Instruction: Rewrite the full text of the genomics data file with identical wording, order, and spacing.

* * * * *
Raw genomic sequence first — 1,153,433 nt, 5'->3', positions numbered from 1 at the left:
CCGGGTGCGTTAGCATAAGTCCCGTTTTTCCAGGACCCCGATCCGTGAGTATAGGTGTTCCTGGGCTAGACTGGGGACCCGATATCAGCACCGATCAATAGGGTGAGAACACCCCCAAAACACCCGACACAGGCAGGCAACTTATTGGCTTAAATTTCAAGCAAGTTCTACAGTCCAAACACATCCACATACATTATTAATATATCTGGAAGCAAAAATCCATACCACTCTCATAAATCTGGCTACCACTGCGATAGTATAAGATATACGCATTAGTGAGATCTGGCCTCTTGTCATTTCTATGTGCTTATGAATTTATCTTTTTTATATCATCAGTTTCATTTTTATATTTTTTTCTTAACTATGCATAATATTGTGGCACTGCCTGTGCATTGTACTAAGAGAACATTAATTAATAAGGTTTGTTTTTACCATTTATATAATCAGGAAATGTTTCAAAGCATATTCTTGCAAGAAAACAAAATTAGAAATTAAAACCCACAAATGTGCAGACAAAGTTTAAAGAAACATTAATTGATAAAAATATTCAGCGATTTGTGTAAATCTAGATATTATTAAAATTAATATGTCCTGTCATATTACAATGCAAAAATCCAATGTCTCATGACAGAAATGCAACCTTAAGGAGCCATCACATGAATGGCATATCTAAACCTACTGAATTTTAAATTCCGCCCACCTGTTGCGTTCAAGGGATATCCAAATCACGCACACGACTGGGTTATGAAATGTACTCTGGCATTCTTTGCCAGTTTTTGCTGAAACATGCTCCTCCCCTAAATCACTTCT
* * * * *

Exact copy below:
Raw genomic sequence first — 1,153,433 nt, 5'->3', positions numbered from 1 at the left:
CCGGGTGCGTTAGCATAAGTCCCGTTTTTCCAGGACCCCGATCCGTGAGTATAGGTGTTCCTGGGCTAGACTGGGGACCCGATATCAGCACCGATCAATAGGGTGAGAACACCCCCAAAACACCCGACACAGGCAGGCAACTTATTGGCTTAAATTTCAAGCAAGTTCTACAGTCCAAACACATCCACATACATTATTAATATATCTGGAAGCAAAAATCCATACCACTCTCATAAATCTGGCTACCACTGCGATAGTATAAGATATACGCATTAGTGAGATCTGGCCTCTTGTCATTTCTATGTGCTTATGAATTTATCTTTTTTATATCATCAGTTTCATTTTTATATTTTTTTCTTAACTATGCATAATATTGTGGCACTGCCTGTGCATTGTACTAAGAGAACATTAATTAATAAGGTTTGTTTTTACCATTTATATAATCAGGAAATGTTTCAAAGCATATTCTTGCAAGAAAACAAAATTAGAAATTAAAACCCACAAATGTGCAGACAAAGTTTAAAGAAACATTAATTGATAAAAATATTCAGCGATTTGTGTAAATCTAGATATTATTAAAATTAATATGTCCTGTCATATTACAATGCAAAAATCCAATGTCTCATGACAGAAATGCAACCTTAAGGAGCCATCACATGAATGGCATATCTAAACCTACTGAATTTTAAATTCCGCCCACCTGTTGCGTTCAAGGGATATCCAAATCACGCACACGACTGGGTTATGAAATGTACTCTGGCATTCTTTGCCAGTTTTTGCTGAAACATGCTCCTCCCCTAAATCACTTCT